Monday, July 17, 2023

How do you bring fresh material to superhero metaphors?

By explicitly focusing its conflict on a persecuted Black family, Gray Matter goes into themes the X-Men movies haven't addressed in a long time

Once upon a time, mutants were a metaphor that stood in for any oppressed minority. The writerly intention was noble, but for the purposes of a rhetorical device, it's always been a faulty one. Normal people can't oppress the superpowered. Fortunately, this incongruity between the metaphor and the reality it aims to represent opens the way for a different, more narratively and philosophically interesting type of story: that of mutant outcasts persecuted by a faction of their own peers who have internalized the prejudice they've heard from the dominant society. Recently, Sense8 did a fantastic (and undeservedly cut short) job with this type of villain. This month, HBO Max has launched a smaller but no less poignant variation on the same idea: Project Greenlight graduate Gray Matter.

Ayla (Jessica Frances Dukes) and Aurora (Mia Isaac) are a mother/daughter team of perpetual fugitives, changing cities every few months so that their psychic powers are kept out of the radar of a vague, undefined enemy. The plot suffers from slightly too low tension in the first act because we haven't been shown what they're running from; we see Ayla trying to teach Aurora how to control her gifts, but Aurora doesn't feel motivated to learn when she doesn't even know why they're going to so much trouble. Here the plot draws from the old reliable trope of the overprotective parent who keeps secrets that their kid would be better off knowing.

Cue the classic X-Men moment where Aurora accidentally hurts her love interest, and we jump rather abruptly into the second act, where we finally meet our villain. From this point on, it's your standard mad scientist conspiracy thriller, with Aurora stuck trying to figure out how to throw a sinister organization off her family's scent. Superhero problems start to displace the carefully laid out subtext of the first act, until the climax ties the hanging threads a bit faster than the viewer can process the implied message. In general, the action scenes are more restrained, and therefore more dramatically impactful, than the multicolored splashes Marvel has conditioned our eyes to gorge down, and the cinematography makes laudably resourceful choices with the clearly limited budget for set design. Numerous shots have a single bright light in the background (either the sun or a potent lamp) aimed directly at the camera, a trick that shifts the viewer's depth perception and makes the modest sets look more spatially complex.

It's all very superhero-keeps-punching-villain-until-finally-superhero-punches-harder-and-wins, but the particulars of this family add some valuable talking points to the old and recycled conversation on the meaning of superheroes as a persecuted minority. Most obviously, Ayla and Aurora are Black—almost the only Black characters in the movie. Ayla's anxiety about raising her child in a dangerous world is easy to translate into the real-life struggles of Black famlies in the US. In one scene, they rehearse all the safety tips Aurora has memorized, a conversation with specific resonances in our world. Ayla's lessons for Aurora include how to look nonthreatening, how to behave if she's detained, how to keep herself always in check lest she draw attention. Sound familiar? Don't be too visible, don't take up too much space, keep your guard up, don't confess to anything. But also, Aurora needs to learn how to fight back and how to understand the ethical grounding of her fight.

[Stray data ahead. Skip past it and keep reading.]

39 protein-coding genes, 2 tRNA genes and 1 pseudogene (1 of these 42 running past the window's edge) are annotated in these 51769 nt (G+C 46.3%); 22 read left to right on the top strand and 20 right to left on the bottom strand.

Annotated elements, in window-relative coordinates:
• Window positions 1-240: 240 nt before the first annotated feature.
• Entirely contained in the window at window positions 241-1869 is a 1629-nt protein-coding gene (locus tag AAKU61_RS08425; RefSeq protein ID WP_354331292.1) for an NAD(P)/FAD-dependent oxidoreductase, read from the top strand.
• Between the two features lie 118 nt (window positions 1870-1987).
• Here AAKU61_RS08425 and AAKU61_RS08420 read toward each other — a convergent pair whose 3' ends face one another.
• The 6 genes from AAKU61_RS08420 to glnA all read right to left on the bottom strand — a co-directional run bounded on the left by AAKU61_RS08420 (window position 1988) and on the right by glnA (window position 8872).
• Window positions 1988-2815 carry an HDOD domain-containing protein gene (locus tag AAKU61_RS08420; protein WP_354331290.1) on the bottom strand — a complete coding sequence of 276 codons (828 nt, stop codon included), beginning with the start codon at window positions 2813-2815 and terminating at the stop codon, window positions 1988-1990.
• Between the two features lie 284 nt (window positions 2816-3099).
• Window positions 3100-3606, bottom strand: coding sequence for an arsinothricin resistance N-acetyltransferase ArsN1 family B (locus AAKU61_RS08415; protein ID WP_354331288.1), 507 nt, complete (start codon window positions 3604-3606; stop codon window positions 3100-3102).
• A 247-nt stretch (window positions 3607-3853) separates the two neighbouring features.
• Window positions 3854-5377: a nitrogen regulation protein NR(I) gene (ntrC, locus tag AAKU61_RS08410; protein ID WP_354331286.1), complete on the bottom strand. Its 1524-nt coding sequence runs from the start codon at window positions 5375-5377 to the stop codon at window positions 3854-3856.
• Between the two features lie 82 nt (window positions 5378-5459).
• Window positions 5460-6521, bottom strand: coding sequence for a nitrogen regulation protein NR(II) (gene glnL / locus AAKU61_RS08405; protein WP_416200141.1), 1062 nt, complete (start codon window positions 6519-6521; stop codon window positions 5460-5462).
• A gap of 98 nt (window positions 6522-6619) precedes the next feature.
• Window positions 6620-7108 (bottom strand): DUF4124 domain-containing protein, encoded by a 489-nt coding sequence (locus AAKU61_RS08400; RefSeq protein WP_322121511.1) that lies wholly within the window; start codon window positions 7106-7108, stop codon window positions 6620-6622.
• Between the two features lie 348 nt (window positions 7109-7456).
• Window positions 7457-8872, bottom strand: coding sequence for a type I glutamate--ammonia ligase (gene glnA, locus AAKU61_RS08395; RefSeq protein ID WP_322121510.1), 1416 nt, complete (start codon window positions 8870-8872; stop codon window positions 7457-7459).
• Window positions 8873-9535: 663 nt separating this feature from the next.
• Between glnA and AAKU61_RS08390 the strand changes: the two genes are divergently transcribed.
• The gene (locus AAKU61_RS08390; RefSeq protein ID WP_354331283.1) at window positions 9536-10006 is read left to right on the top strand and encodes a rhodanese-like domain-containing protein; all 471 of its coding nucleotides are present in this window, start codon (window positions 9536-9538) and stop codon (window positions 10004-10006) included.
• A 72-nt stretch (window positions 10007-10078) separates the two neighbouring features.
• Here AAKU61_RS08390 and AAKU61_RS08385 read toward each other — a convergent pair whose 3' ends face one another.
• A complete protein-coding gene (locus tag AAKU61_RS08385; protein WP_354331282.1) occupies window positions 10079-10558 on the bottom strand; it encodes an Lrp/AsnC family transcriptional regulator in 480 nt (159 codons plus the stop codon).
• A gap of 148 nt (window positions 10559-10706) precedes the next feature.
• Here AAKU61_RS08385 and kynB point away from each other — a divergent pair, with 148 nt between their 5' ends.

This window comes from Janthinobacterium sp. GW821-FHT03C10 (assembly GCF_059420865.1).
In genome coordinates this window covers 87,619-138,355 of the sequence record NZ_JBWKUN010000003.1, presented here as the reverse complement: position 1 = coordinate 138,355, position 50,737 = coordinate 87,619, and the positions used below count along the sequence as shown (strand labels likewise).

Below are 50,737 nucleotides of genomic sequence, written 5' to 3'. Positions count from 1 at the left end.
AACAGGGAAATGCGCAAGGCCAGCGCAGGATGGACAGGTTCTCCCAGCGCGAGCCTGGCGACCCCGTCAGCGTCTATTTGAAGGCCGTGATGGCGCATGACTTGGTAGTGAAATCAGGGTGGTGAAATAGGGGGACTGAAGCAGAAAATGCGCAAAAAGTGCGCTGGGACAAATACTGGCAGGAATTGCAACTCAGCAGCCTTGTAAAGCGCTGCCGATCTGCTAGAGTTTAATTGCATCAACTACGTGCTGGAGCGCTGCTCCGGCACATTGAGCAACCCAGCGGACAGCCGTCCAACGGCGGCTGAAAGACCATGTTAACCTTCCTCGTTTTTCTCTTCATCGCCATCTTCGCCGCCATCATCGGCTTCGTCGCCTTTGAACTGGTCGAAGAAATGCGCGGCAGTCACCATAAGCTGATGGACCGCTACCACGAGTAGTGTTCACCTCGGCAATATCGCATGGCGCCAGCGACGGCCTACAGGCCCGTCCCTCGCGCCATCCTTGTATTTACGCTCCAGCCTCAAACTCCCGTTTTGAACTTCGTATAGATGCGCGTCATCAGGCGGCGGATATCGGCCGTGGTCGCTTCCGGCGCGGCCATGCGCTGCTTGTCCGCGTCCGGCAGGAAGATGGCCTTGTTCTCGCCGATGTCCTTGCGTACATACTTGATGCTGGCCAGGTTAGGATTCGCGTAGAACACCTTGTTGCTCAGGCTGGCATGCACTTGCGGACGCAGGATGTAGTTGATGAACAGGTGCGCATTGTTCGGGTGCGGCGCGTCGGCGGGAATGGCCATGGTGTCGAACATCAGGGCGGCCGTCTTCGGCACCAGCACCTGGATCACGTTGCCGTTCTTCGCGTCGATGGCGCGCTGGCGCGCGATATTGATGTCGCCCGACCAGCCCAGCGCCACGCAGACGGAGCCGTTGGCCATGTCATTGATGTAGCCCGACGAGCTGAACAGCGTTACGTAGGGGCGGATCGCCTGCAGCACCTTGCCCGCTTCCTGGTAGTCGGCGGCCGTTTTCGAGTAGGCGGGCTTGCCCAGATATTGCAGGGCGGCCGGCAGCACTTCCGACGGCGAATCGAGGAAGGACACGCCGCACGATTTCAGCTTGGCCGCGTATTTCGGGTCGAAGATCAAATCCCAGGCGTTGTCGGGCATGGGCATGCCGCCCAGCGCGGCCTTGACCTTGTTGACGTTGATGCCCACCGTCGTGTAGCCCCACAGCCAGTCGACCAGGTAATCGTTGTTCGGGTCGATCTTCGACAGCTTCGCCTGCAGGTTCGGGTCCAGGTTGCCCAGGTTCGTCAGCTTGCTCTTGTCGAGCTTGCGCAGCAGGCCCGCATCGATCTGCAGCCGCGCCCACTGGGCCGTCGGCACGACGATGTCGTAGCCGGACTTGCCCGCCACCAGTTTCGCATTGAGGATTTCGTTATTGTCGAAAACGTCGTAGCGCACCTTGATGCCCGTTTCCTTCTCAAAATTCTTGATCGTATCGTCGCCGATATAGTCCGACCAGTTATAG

Aurora puts her crash course in superhero ethics to logically pragmatic use at the ending of Gray Matter. In doing so, she blows up decades of pointless discussion about the proper use of superpowers. Even if the way the scene is edited may strike the viewer as too fast and unsatisfying, it shows that this movie takes the trope of persecuted mutants more seriously than the X-Men movies were able to. If the superhero genre is to maintain any relevance as a conversation about power, it needs to become more honest about the poison of internalized shaming that still pushes many into a state of disempowerment. Gray Matter may not ever make Marvel-scale money, but what it has to say about the desperation caused by systemic injustice is more than we've heard in a decade of digital explosions.

Nerd Coefficient: 7/10.

POSTED BY: Arturo Serrano, multiclass Trekkie/Whovian/Moonie/Miraculer, accumulating experience points for still more obsessions.